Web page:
For my part, all the raw MXD data I could analyze showed, at the regional level, excellent high frequency correlation with temperature. And also an excellent low and high frequency correlation with the few credible proxies available.
I think it is a mistake to try to reconstruct the millennia temperatures without understanding what happens in the twentieth century.
The authors certainly have not selected the data to be so unfavorable to the view of the IPCC. This is what gives them credit. Again, one can possibly suspect a selection on the basis of sites (at worst based on individuals vigor), but the method I use is insensitive to these biases.
Happy new year Jeff. Looking forward to you digging into this. I have been interested in this ever since the post I did a couple of years ago.about Briffa’s 1960 truncation. That truncation would have been done after RCS processing though so it was an open question (to me anyway) whether the trend difference between composite MXD and temp was due to distortion from RCS (Briffa himself has mused about this in the climategate emails). Once the simple linear trend alignment was done the comparison between Briffa’s composite and temp was quite remarkable and showed no divergence at 1960 at all. To me the obvious next step after my post was to look at the raw data and then perhaps replicate the RCS process. It could be that a lack of adjustment for age related growth in Phi’s standardized MXD series might account for the difference with temp as the composite would be composed of younger and younger living trees as one moves to current time.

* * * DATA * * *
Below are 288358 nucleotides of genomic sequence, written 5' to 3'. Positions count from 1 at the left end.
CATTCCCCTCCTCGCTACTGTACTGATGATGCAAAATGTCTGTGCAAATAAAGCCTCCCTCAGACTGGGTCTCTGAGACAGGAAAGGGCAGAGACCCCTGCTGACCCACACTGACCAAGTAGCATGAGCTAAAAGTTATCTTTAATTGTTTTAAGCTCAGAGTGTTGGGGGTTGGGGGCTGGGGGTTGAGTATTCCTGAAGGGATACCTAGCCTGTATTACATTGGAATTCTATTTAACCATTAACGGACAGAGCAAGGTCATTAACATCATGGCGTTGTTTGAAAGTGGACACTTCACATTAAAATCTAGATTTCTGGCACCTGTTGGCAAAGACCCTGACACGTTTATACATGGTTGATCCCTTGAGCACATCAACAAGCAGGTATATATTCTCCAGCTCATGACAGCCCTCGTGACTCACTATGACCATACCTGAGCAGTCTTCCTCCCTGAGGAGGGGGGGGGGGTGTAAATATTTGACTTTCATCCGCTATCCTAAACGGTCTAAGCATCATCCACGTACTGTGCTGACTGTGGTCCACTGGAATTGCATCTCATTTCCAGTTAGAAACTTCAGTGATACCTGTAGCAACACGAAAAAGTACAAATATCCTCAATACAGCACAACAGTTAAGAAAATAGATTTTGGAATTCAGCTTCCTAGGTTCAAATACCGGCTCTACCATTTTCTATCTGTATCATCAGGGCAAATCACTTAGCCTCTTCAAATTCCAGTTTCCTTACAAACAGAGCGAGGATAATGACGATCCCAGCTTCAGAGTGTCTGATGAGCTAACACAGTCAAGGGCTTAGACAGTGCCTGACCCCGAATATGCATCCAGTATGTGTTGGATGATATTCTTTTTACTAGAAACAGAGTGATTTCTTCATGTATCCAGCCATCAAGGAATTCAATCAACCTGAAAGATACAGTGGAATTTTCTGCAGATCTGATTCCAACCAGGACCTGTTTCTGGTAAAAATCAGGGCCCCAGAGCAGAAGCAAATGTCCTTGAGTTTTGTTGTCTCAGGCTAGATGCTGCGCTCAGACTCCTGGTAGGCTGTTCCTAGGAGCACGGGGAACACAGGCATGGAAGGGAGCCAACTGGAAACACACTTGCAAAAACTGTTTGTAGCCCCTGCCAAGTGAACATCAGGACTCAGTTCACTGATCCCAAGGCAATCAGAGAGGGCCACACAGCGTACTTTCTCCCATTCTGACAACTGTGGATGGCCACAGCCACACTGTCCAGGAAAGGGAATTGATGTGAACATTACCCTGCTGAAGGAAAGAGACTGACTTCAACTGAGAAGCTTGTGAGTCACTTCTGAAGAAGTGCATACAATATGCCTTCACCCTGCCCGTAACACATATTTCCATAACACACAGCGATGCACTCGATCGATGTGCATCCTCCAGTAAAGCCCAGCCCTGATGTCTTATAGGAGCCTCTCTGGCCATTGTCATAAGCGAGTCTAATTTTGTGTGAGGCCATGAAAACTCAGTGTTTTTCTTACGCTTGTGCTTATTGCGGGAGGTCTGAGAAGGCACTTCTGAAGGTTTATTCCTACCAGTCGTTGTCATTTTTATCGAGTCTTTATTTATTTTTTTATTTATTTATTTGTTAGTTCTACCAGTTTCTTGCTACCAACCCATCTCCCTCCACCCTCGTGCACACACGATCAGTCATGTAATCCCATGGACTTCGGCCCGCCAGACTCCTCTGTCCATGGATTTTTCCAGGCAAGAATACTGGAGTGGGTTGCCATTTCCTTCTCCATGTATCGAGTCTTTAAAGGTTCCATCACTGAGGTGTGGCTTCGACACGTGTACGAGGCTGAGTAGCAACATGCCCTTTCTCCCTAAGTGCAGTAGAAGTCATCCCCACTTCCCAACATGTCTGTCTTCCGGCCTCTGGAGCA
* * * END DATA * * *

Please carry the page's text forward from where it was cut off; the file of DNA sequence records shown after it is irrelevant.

It is not measured directly and is closely dependent on climatic and environmental conditions.
2. Ring width (TRW).
It is closely linked to growth. And age for at least the first 100 rings.
3. The average density of tree ring.
To my knowledge, this measure is not used in climatology. I do not know of its dependence on climatic conditions, but its dependence on age is well known to those who work with wood.
4. The maximum ring density (MXD).
Closely related to temperature, no proven links with age.
The purpose of the RCS method is to take into account the age effect. This makes sense for the first 100 or 150 rings of each individuals in the case of TRW. As it is impossible to identify a dependency of MXD to age, using the RCS method in this case is just a joke.
Maximum densities as a function of age in polar.mxd :
The pith offset is not taken into account but it changes nothing. It is quite impossible to conclude anything of an eventual dependence on age. What is seen is essentially the result of the non-uniformity of the sampling. We also see the large interindividual variation (red curves are one standard deviation).
Phi — There is no proven linear relationship between latewood density and temperature.and there is quite a bit of evidence against it. You need to do more work with different data before you can make these unreasonable claims.